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In a rare instance of pedagogical insight, my A-level music teacher once declared, “You can’t put composers into boxes; they have a tendency to get out”. It’s true, yet to some extent we all tend to do it, in our efforts to try & make sense of the musical landscape in front of us. In the case of composers Arvo Pärt & John Tavener, they tend to get that treatment from both directions, those who have striven to market every last pound out of them as well as those who think every last note they write is nothing but the most sanctimonious drivel. Two concerts at the Cheltenham Music Festival this week featured large doses of both composers’ music. The first, at Tewkesbury Abbey, was given by the Hilliard Ensemble with the BBC Singers, the Carducci String Quartet & a collection of instrumentalists; it was followed two days later with a late evening concert at Gloucester Cathedral, featuring four string quartets: Cavaleri, Celan, Gildas & Hermes. Together, they provided a fresh opportunity for consideration & appraisal of both composers’ work.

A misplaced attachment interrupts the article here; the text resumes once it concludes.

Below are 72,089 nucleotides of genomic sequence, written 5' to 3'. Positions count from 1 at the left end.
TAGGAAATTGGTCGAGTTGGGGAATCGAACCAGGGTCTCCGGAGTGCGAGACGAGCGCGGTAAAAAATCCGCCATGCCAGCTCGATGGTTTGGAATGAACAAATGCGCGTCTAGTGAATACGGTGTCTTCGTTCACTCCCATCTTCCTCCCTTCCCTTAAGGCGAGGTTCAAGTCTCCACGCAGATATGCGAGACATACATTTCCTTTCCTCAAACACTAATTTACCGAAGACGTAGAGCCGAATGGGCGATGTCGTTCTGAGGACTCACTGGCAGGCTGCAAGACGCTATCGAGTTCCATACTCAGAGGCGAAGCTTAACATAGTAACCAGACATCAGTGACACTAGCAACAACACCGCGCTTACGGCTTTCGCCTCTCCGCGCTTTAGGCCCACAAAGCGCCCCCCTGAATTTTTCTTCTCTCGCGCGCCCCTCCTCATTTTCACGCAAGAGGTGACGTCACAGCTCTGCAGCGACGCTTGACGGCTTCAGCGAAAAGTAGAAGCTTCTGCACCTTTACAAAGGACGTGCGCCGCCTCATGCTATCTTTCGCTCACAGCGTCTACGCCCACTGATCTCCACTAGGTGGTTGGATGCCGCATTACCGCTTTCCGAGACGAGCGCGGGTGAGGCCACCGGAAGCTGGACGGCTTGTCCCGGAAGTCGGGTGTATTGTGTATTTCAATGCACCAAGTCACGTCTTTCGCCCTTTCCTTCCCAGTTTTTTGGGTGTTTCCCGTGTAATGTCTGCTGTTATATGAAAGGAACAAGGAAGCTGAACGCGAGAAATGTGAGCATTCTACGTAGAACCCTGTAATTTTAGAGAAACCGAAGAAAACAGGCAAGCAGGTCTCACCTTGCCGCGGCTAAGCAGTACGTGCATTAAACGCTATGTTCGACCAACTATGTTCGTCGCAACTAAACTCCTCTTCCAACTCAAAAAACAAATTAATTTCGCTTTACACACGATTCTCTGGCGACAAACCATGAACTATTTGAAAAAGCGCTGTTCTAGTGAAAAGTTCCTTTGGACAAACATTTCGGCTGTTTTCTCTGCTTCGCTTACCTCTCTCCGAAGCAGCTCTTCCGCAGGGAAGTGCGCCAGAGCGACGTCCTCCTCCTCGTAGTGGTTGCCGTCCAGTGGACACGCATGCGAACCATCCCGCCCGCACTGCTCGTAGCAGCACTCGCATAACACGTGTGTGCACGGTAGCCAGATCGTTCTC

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Cheltenham Music Festival: Fidelio Trio, The Will Gregory Moog Ensemble, Tokaido Road